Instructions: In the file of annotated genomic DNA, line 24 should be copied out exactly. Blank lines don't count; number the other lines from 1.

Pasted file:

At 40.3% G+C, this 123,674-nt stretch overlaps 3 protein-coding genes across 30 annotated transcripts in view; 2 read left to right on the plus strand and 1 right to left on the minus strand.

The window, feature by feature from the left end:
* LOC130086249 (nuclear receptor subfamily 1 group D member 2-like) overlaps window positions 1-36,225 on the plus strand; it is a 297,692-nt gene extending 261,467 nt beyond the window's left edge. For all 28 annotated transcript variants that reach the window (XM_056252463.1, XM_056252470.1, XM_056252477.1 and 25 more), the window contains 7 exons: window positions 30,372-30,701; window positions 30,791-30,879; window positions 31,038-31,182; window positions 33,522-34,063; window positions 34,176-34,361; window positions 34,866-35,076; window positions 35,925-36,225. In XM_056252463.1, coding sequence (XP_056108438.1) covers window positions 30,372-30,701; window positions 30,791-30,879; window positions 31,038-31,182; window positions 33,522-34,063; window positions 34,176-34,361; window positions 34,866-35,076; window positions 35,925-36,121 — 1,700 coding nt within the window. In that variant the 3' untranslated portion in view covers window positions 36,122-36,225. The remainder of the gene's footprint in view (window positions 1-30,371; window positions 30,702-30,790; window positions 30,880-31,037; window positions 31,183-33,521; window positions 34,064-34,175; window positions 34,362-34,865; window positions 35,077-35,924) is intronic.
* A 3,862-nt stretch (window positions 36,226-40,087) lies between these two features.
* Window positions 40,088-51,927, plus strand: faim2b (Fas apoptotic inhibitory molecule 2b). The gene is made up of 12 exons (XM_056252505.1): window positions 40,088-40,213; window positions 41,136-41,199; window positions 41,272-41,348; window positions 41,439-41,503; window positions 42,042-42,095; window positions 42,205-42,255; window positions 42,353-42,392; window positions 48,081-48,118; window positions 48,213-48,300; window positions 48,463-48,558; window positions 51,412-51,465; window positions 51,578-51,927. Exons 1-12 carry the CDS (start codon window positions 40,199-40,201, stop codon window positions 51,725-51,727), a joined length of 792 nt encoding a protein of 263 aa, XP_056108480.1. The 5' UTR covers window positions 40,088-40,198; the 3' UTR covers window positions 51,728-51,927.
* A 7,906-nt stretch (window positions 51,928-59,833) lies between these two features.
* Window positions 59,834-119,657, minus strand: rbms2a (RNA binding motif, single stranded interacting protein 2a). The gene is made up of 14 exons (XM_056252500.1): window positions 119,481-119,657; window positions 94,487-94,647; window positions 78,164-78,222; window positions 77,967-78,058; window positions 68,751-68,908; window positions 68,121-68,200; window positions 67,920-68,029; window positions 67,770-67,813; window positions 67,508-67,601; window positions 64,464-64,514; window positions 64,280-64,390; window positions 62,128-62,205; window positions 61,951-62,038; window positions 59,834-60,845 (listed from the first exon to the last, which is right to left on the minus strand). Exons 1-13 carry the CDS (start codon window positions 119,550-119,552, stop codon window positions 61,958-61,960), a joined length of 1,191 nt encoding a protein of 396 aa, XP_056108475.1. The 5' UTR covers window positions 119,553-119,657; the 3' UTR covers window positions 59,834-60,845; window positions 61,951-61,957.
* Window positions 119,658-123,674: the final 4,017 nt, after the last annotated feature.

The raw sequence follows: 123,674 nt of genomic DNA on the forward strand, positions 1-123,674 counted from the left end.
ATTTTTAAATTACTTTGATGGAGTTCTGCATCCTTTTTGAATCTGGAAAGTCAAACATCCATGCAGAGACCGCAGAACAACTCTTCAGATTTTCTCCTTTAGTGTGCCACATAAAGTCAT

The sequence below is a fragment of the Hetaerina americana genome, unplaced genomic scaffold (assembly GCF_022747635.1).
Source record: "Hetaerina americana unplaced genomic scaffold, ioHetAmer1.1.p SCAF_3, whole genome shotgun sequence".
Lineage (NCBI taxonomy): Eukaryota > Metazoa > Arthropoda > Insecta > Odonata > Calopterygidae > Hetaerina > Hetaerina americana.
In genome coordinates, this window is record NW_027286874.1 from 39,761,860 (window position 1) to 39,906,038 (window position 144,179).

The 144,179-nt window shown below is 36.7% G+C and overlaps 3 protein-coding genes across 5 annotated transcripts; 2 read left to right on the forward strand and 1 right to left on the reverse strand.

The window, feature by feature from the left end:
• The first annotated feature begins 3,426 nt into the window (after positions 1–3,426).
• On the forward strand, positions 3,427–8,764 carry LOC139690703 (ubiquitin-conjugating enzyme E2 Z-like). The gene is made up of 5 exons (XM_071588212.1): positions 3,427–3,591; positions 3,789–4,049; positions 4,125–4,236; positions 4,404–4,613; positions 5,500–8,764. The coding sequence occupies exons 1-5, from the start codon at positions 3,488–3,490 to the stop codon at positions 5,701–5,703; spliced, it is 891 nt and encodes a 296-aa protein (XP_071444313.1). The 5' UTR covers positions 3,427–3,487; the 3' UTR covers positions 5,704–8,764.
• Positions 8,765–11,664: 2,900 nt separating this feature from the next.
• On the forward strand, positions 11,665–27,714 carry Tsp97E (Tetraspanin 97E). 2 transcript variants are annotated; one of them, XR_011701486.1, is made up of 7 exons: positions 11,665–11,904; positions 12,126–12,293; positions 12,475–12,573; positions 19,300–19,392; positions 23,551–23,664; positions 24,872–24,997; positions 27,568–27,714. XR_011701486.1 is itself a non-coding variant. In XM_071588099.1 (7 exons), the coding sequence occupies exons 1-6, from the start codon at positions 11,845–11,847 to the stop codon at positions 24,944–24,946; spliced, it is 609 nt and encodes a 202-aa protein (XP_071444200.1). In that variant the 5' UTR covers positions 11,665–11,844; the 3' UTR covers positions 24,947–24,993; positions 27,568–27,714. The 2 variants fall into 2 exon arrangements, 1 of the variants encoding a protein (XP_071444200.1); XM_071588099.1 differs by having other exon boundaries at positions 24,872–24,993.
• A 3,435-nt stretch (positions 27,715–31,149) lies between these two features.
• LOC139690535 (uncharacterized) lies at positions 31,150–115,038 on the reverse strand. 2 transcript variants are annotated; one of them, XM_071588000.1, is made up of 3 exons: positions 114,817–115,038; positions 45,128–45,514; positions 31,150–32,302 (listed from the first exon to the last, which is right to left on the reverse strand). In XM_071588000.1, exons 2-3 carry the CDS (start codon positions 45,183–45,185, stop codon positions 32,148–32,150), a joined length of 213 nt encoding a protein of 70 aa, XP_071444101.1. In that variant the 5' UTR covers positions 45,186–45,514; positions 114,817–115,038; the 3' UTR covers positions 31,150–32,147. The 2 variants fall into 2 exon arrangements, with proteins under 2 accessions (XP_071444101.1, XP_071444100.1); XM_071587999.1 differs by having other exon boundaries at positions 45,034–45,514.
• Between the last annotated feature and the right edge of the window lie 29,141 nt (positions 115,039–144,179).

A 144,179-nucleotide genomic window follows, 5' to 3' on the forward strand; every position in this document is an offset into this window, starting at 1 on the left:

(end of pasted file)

A 144,179-nucleotide genomic window follows, 5' to 3' on the forward strand; every position in this document is an offset into this window, starting at 1 on the left: